And Then There Were Three

Posted on October 28, 2019. Filed under: startups, venture capital |

For the past 50 days I put way more energy into our Associate recruiting process than I did looking for investments. That may seem out of whack, but I think it was an incredibly important decision for our firm. Yes, the stakes are lower than adding a GP to Pace, but when you are a team of 2 people, any 3rd person you hire will have a profound impact on the culture of the firm. I sort of sketched out the process before posting for the position, but found myself evolving it in a real time as conversations were happening. Here’s how it turned out:

1) We got way more applications than I was expecting. Roughly 300 people applied for the role largely referencing this post:

2) After reviewing everyone’s “cover emails“ and CVs, I took the top 30 applicants and invited them for 30 minute Zoom video screens.

3) In my initial post I encouraged folks from underrepresented backgrounds to apply. Of the candidates who received Zoom invitations, 43% hailed from underrepresented backgrounds.

4) To try to eliminate bias and make the best objective decisions, I structured the Zooms to be identical and asked the exact same questions to all 30 applicants. The primary purpose of the Zoom screens was to evaluate my communication plane with each candidate.

5) Each Zoom was broken into 4 parts:

  • I started with 5 minutes on my background and sharing more on Pace
  • I then asked candidates to spend 10 minutes on their background, focussed on the decision points in their career and how they approached them.
  • Then, I asked candidates to spend about 10 minutes teaching me about a business I might not know about. I asked them to pick a company, explain how it worked at a business level and a technical level, what they found interesting about it, and to the extent they had an investment thesis, to share that as well.
  • The last 5 minutes I asked candidates if there was a single venture investor, irregardless of whether they’d met or not, who they most admired (based on their public body of work, online persona, content, or potential previous interactions). The goal here was to get at a softer read on personal taste in people/businesses/style.
    • Side note: most popular answer wasn’t Marc Andreesen or Mike Moritz. It was Charles Hudson from Precursor (by a lot)

6) As soon as the video call ended, I ranked the candidate on a 10 point scale.

7) Once all 30 Zoom screens were over, I selected the 7 candidates who scored above an 8.5 and invited them for 3 hour in person meetings. For those meetings, I created a structured discussion topic outline, similar to what we use in our GP process, and used it as a rough guide to anchor the conversation.

8) All 7 of those candidates were incredibly impressive. I fully expect to collaborate with all of them in the coming years, but we whittled it down to 2 finalists.

9) Each finalist, neither of whom had any background in blockchain, was given the Ethereum White Paper and asked to read and understand as much as possible. The goal here wasn’t to pick the candidate who would best support Pace in crypto (we are a generalist firm), but rather to understand each person’s system level thinking and mechanical/technical comfort.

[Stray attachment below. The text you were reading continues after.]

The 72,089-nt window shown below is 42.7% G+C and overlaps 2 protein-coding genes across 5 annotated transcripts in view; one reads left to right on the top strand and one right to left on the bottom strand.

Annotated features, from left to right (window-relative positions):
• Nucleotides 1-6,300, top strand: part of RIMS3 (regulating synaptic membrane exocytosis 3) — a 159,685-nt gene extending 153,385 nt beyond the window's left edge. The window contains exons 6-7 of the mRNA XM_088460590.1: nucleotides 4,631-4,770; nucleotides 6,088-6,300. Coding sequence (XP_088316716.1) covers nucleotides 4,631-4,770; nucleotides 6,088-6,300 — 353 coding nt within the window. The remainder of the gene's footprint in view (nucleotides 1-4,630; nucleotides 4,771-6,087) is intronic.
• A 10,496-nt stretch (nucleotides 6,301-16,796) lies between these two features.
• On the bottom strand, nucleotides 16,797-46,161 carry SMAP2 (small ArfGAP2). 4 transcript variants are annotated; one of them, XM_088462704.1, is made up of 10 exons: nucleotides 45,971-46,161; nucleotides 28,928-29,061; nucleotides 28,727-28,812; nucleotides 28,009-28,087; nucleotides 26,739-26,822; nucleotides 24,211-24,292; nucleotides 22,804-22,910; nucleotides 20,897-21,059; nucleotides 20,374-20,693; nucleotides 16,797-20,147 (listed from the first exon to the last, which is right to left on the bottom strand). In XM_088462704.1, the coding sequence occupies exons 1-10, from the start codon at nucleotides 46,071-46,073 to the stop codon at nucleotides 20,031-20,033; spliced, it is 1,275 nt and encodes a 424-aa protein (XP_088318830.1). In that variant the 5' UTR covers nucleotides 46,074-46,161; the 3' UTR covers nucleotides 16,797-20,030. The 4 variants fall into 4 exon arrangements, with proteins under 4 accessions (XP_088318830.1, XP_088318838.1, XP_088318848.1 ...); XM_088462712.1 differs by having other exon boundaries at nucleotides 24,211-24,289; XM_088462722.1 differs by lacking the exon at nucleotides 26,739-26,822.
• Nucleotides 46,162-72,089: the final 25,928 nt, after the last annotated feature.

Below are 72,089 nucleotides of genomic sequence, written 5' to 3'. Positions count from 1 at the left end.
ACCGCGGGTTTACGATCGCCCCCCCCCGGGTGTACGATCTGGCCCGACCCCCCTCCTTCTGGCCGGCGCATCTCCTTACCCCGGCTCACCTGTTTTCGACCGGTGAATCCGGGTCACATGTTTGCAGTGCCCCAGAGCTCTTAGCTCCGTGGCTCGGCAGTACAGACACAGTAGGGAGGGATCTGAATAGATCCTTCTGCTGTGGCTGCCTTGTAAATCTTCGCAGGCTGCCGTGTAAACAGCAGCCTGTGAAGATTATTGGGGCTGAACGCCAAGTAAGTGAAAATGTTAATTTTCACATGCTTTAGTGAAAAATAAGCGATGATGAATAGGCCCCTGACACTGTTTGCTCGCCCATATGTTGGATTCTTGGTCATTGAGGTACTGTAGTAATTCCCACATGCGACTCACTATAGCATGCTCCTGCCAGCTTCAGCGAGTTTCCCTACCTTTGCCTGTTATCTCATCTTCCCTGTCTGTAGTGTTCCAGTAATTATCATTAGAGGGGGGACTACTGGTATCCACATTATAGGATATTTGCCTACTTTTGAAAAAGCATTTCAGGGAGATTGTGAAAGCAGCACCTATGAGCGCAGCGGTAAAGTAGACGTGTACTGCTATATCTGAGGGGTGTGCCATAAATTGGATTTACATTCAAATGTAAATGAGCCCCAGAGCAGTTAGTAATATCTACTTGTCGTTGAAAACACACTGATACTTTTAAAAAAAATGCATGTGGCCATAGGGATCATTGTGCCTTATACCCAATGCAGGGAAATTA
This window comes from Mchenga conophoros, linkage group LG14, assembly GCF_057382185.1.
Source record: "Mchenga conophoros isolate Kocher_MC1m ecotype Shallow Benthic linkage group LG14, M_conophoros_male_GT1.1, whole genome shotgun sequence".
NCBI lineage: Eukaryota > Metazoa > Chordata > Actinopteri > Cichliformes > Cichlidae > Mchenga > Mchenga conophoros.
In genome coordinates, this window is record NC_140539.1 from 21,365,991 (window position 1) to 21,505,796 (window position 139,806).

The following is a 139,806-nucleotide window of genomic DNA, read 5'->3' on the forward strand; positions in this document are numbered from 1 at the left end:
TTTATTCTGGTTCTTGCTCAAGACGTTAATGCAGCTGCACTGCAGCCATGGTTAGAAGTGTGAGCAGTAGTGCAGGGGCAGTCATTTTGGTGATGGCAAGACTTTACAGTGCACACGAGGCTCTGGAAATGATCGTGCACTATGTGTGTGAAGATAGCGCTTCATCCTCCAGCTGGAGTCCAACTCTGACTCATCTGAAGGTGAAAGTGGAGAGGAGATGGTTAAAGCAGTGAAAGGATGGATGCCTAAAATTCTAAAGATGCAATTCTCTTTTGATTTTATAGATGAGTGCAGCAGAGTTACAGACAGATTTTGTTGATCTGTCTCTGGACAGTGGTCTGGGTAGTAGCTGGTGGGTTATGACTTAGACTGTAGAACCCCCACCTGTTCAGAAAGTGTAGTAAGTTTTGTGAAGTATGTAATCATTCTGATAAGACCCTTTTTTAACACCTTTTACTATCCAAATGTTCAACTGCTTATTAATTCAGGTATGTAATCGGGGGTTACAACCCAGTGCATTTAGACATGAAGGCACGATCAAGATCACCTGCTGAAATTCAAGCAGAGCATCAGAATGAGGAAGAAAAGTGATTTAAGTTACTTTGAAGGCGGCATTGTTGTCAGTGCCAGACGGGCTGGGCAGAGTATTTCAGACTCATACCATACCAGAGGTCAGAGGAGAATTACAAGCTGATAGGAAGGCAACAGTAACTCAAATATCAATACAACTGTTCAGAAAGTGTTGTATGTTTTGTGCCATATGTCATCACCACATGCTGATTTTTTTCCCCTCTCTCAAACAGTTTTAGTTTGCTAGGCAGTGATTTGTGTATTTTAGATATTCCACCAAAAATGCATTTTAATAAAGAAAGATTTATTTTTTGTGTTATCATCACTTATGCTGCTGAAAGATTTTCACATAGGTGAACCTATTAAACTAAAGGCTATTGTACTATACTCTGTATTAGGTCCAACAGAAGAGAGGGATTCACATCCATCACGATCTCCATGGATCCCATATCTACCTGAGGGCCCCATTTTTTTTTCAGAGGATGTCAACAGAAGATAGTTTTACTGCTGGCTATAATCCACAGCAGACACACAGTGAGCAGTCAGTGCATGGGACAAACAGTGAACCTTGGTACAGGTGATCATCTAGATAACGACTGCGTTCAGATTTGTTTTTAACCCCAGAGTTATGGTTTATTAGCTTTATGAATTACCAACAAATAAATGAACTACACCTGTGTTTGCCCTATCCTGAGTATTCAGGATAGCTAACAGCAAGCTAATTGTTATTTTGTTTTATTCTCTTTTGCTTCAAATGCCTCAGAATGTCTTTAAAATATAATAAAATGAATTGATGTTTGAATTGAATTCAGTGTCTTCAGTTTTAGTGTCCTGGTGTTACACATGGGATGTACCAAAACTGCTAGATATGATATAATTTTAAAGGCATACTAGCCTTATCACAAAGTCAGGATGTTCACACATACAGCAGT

10) The last round of interviews was an hour with the candidate teaching me how Ethereum worked, followed by a dinner with Chris and I to get a feel for our group chemistry.

So out of all that, I am so pleased to welcome Blake Mandell to Pace Capital. A bit about Blake: He grew up in Florida and is a first-gen college student. His parents had a friend who attended Northwestern that said it was a good school, so Blake applied to go there. To help pay for school, Blake became a Cutco knife salesman, and at one point was the #1 Cutco salesman in the country (out of 15K people). He spent a year at Northwestern, though it was too vocationally oriented for him, so he took a year off, started a peer to peer storage business, sold it, and then transferred to Brown University, where he double majored in Math and Contemplative Studies. From there, Blake was granted a full scholarship to attend the Yenching Academy at Peking University (China’s version of the Rhodes), where he got his MA in Economics and won awards for his research. Somewhere in there he also had a stint doing applied machine learning research at UPenn. Last stop after Peking University was Boston Consulting Group (BCG), where he worked on some awesome technology and healthcare projects, and now he’s moving to New York to work with us at Pace. He’s a good person, good heart, extremely authentic and self aware, and I encourage anyone to reach out and spend time with him:

If you’re a venture firm looking to bring on an associate or analyst, the other 6 semifinalists were all super impressive. As I said, I plan to collaborate with each of them in the coming years and I’d be more than happy to make intros to anyone hiring for a similar role:

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    I’m a NYC based investor and entrepreneur. I've started a few companies and a venture capital firm. You can email me at (p.s. i don’t use spell check…deal with it)


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